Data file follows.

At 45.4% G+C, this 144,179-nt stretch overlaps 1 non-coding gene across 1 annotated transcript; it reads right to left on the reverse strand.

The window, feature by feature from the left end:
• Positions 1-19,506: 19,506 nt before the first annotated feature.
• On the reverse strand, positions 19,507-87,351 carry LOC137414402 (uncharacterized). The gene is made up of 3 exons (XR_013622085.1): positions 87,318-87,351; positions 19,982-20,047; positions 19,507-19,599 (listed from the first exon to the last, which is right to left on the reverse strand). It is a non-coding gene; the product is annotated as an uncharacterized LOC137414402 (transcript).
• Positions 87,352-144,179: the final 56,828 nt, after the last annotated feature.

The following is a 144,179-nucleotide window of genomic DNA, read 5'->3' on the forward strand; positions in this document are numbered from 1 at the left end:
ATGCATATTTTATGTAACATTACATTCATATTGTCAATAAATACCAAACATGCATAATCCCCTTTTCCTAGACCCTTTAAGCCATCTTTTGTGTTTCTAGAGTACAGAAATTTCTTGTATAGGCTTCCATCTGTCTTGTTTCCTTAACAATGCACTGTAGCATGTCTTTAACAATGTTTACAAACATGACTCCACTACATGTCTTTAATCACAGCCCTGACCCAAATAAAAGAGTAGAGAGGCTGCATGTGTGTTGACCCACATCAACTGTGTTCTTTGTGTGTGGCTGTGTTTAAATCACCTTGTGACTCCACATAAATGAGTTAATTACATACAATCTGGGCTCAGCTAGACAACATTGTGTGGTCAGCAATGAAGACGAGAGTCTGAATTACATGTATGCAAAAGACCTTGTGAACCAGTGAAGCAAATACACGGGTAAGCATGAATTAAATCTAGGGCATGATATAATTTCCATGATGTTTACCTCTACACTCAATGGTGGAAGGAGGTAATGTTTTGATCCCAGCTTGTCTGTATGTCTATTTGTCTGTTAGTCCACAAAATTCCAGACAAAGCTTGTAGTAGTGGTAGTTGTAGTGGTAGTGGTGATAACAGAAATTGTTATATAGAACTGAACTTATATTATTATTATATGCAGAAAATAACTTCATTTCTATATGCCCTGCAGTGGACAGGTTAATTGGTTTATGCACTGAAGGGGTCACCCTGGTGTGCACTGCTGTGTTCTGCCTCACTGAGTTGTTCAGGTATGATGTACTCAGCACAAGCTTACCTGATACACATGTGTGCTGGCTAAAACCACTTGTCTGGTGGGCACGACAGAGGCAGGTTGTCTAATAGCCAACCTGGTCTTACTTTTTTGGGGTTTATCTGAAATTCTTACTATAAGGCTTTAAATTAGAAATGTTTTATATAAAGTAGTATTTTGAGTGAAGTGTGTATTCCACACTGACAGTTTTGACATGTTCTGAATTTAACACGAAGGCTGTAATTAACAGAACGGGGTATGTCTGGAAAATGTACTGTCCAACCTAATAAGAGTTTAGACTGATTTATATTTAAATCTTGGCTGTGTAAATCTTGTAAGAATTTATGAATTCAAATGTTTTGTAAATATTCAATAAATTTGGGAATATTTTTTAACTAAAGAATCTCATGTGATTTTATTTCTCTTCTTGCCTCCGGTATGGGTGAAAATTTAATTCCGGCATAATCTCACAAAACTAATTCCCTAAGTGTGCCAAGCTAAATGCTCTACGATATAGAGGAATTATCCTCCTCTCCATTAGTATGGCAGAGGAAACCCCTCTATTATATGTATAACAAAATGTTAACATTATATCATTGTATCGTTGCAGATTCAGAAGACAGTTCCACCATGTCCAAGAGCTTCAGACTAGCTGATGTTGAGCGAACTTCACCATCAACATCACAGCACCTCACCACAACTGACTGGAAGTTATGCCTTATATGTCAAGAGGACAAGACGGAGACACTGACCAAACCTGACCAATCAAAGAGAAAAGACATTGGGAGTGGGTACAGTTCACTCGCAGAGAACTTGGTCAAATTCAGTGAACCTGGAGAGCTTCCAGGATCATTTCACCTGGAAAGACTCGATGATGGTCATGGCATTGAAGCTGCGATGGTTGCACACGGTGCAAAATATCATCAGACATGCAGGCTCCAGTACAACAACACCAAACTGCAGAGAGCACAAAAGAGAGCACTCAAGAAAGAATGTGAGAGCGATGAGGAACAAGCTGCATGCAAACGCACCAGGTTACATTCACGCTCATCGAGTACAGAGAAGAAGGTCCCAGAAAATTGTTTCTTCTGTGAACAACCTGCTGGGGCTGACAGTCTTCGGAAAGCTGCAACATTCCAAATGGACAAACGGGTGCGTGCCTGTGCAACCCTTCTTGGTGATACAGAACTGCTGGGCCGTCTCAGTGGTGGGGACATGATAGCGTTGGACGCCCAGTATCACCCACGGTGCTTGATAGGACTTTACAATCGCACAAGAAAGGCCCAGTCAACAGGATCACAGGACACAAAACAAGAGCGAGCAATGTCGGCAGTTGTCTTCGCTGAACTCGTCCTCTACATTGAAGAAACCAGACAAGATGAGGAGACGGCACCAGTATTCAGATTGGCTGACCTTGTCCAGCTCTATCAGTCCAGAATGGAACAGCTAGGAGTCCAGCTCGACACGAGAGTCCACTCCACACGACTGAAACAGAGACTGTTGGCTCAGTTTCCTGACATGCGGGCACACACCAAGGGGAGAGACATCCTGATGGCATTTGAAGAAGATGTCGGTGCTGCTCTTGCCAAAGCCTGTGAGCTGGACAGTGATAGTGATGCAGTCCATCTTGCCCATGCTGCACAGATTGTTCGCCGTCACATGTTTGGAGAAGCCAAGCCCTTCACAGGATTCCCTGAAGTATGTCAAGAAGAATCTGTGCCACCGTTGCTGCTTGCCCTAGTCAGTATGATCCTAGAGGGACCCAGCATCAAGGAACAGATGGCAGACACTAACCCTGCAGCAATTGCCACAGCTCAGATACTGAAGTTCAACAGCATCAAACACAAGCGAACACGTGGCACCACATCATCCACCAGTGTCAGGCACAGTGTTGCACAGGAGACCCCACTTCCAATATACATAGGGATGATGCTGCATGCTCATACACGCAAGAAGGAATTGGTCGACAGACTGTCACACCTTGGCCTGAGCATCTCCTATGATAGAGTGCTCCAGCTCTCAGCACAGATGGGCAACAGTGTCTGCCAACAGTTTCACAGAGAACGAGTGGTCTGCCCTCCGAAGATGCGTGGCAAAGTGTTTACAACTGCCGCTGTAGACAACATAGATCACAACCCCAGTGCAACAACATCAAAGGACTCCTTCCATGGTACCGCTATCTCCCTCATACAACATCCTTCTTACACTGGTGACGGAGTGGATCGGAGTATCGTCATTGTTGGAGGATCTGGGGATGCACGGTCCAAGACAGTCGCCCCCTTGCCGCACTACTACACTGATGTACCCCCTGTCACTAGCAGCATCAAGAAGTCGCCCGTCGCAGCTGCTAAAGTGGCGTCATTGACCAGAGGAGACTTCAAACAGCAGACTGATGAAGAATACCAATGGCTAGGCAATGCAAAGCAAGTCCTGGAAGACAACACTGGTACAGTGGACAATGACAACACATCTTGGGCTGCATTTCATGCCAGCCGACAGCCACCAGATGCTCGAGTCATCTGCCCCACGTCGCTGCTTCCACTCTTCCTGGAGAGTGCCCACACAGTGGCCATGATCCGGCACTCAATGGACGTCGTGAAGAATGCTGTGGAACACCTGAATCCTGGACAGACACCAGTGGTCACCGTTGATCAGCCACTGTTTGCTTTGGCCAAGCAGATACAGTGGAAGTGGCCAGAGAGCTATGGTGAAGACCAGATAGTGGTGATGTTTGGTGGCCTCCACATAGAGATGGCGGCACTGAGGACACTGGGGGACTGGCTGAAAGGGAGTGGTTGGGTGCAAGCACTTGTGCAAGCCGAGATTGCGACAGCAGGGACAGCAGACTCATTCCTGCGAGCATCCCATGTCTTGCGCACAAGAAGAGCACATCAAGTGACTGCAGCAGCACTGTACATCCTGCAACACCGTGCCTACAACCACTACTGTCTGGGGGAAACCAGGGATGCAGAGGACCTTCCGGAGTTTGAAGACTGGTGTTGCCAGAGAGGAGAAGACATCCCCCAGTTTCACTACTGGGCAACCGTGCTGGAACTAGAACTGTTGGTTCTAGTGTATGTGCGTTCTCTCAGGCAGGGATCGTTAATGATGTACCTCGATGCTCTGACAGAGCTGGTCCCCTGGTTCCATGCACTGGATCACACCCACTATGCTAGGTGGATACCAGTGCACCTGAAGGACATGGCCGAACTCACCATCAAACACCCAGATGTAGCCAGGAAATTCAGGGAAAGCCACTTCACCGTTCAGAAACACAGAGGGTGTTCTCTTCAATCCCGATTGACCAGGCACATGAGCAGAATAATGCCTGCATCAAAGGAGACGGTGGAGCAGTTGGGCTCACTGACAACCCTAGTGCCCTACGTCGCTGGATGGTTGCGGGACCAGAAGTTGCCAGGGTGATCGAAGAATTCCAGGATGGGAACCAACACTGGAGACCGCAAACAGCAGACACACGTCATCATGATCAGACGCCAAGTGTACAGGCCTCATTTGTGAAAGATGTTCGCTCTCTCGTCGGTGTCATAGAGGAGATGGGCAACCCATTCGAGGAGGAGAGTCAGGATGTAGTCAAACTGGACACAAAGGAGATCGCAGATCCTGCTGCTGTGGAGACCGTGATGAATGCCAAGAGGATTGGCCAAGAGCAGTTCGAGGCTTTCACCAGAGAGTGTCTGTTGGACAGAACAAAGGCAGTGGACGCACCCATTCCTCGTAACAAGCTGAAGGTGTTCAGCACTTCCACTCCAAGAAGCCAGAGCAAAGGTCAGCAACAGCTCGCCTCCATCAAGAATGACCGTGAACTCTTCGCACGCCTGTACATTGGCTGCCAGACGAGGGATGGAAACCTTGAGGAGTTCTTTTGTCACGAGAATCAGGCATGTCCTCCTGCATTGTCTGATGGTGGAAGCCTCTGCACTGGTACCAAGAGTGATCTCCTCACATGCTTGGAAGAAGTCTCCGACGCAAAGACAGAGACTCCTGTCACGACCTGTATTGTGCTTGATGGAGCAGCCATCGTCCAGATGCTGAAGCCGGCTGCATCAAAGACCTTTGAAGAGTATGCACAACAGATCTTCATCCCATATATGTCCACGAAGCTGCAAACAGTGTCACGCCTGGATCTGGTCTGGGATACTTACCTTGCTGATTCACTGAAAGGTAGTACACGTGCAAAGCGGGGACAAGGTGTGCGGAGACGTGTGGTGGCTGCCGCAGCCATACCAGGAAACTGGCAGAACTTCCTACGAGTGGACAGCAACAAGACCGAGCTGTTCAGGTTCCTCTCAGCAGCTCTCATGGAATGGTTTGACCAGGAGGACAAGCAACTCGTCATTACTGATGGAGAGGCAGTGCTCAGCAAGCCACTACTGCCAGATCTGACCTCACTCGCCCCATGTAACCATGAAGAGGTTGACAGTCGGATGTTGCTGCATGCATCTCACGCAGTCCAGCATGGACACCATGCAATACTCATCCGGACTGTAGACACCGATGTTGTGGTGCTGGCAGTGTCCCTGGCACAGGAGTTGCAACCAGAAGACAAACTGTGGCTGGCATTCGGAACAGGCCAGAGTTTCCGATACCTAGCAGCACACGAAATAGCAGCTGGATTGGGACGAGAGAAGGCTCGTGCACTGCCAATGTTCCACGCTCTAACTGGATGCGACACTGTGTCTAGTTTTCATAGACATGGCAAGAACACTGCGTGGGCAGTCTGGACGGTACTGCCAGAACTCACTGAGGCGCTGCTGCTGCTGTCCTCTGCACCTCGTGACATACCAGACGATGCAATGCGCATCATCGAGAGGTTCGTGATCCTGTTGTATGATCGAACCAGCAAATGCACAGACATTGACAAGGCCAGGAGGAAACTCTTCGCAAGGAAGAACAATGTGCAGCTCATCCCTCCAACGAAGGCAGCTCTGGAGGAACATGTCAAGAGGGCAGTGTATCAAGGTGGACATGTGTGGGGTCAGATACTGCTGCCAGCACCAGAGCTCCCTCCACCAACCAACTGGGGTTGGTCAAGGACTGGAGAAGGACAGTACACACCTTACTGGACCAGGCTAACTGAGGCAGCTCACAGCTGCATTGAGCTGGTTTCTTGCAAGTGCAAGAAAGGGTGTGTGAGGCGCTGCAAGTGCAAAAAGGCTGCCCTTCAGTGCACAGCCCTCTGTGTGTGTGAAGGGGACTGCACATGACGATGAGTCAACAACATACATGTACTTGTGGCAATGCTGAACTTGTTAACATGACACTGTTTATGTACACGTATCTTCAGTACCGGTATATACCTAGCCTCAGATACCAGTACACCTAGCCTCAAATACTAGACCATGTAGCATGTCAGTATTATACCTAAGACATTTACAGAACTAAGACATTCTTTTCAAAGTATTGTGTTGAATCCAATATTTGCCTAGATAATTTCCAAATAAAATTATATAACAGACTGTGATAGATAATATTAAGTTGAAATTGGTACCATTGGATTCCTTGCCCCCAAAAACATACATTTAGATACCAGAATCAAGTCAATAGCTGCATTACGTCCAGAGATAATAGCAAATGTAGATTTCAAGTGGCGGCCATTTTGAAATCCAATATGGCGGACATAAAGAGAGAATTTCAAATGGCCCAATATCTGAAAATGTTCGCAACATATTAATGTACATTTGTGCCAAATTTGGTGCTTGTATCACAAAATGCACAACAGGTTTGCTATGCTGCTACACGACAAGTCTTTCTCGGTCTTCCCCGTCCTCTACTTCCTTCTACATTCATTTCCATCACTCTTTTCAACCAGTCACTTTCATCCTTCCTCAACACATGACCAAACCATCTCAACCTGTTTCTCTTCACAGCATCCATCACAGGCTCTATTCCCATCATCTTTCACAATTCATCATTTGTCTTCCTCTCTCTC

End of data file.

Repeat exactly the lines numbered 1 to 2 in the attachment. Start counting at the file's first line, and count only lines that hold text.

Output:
At 45.4% G+C, this 144,179-nt stretch overlaps 1 non-coding gene across 1 annotated transcript; it reads right to left on the reverse strand.

The window, feature by feature from the left end: